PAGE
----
I stayed late last Friday for the student social gig so I didn’t come in on Saturday for the Saturnalia event that was led by the Youth Board. Even so I prepared some objects for the event from the archaeology collection, although I was struggling to find things with a direct link to this mid-winter Roman festival.
Perhaps predictably when I searched on the documentation system using the term ‘Saturnalia’ I got no responses. Instead I tried to find out what actually happened at Saturnalia. All I could remember was that the masters swapped places with the slaves and the slaves became masters for the day. But what about objects? I found out that people exchanged gifts of wax or fired clay figurines called sigillaria, decorated their houses with garlands and generally indulged themselves with food, drink and good cheer.
The usual prohibition against gambling was relaxed at Saturnalia but many of the Roman gaming pieces from Manchester are on display in the third table in the Ancient Worlds archaeology gallery. However, we do have some leg bones from fighting cocks complete with spurs that the label says are Roman (or is this another example of a gag gift but to the Museum collection?). I got them out for the Youth Board event just in case.
The Emperor Augustus apparently was a great fan of what would now be referred to as ‘gag-gifts’: the equivalent of our kitchen aprons with breasts on them, whoopee cushions, fake poo and the like. Which must have made Augustus’ Saturnalia parties an absolute hoot, if you like that kind of thing. The closest I could get to this in the collection was a terracotta apple of uncertain provenance.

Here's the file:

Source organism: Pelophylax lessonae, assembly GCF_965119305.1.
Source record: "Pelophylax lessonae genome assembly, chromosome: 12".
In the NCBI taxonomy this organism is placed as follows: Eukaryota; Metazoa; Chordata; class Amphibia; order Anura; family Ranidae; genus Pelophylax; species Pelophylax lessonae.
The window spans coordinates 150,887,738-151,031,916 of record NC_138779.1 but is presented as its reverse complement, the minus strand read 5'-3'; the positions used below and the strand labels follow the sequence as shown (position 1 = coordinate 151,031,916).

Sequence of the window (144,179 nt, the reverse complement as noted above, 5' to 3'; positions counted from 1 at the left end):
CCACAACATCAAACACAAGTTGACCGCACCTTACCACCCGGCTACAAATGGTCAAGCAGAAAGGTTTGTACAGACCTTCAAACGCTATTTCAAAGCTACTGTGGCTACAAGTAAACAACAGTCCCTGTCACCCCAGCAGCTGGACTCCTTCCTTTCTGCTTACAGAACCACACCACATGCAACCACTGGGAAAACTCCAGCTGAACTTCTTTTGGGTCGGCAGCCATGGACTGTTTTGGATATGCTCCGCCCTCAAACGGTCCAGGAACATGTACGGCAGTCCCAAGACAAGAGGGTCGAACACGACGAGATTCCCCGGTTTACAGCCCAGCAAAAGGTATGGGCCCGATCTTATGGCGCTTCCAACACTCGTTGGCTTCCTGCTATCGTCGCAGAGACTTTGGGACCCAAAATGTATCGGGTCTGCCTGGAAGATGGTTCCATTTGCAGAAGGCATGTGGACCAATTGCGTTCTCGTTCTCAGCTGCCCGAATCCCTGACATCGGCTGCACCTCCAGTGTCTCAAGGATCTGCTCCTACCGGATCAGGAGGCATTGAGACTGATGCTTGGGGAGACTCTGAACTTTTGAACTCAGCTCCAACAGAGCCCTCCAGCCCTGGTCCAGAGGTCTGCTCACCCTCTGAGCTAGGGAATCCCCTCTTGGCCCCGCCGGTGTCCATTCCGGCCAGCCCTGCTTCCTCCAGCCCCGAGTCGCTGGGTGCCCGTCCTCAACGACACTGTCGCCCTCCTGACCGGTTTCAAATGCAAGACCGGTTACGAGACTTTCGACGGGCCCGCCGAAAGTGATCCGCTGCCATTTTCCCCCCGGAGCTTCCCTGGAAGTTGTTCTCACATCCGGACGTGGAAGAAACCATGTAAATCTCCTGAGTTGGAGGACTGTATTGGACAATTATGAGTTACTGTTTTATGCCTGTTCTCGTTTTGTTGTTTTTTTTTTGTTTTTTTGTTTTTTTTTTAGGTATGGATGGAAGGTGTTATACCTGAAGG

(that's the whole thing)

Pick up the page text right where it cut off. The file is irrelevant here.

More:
I also searched the documentation system for the fired clay figurines that were exchanged at Saturnalia using the term ‘sigillaria’ but this didn’t take me any further so I went into the store to look at the collection of terracotta figurines. The head of a woman wearing a garland and an Eros riding a goose seemed like reasonable candidates, more because of their assocations (Rod Hull and Emu anyone?) than because I knew they were definitely related to Saturnalia. I also tried the lamps drawers and sure enough there were lamps depicting garlands and cornucopiae or horns of plenty. Doesn’t the second spirit in Dickens’ A Christmas Carol turn up with a cornucopia? Again they seemed to do the job, even though I couldn’t be sure they were necessarily linked to Saturnalia.
Fortunately Keith in Numismatics let me have some coins of Emperor Claudius (AD 41-54). The only other thing I knew about Saturnalia is that when the Roman legions were about to invade Britain they took fright at the prospect of going overseas. Claudius sent a freedman, Narcissus, to inspire them. When the influential former slave turned up on the rostrum with the soldiers’ commander, a man called Aulus Plautius, one of the legionaries couldn’t help shouting ‘Yo Saturnalia!’, this being the traditional greeting during the Roman mid-winter festival, when slaves swapped roles with their masters for the duration of the festivities.
One of the things I discovered in my research is that people wore a distinctive the floppy cap at Saturnalia known as a pileus or cap of liberty (see photo above, coin on the left). It was worn by ex-slaves to symbolise their freedom. The custom of slaves and masters swapping places made the pileus the customary headware during the Saturnalia festivities. The pileus presumably is where Santa’s cap comes from. The next time you see revellers wearing the red and white Christmas hat think about the ancient Romans and their slaves.
Several Roman emperors extended the number of days devoted to Saturnalia but Claudius cut back on the days of thanksgiving. In the same way that British Industry always complains about the number of working days lost over Christmas and New Year, the ancient Romans felt that there was too much time spent celebrating. Which all goes to show once again that there really isn’t anything new under the sun.
Andrea Winn, Curator of Community Exhibitions, popped by earlier and told me that the event had gone well although the Museum had been a bit quiet on Saturday, probably because visitors were off doing their Christmas shopping.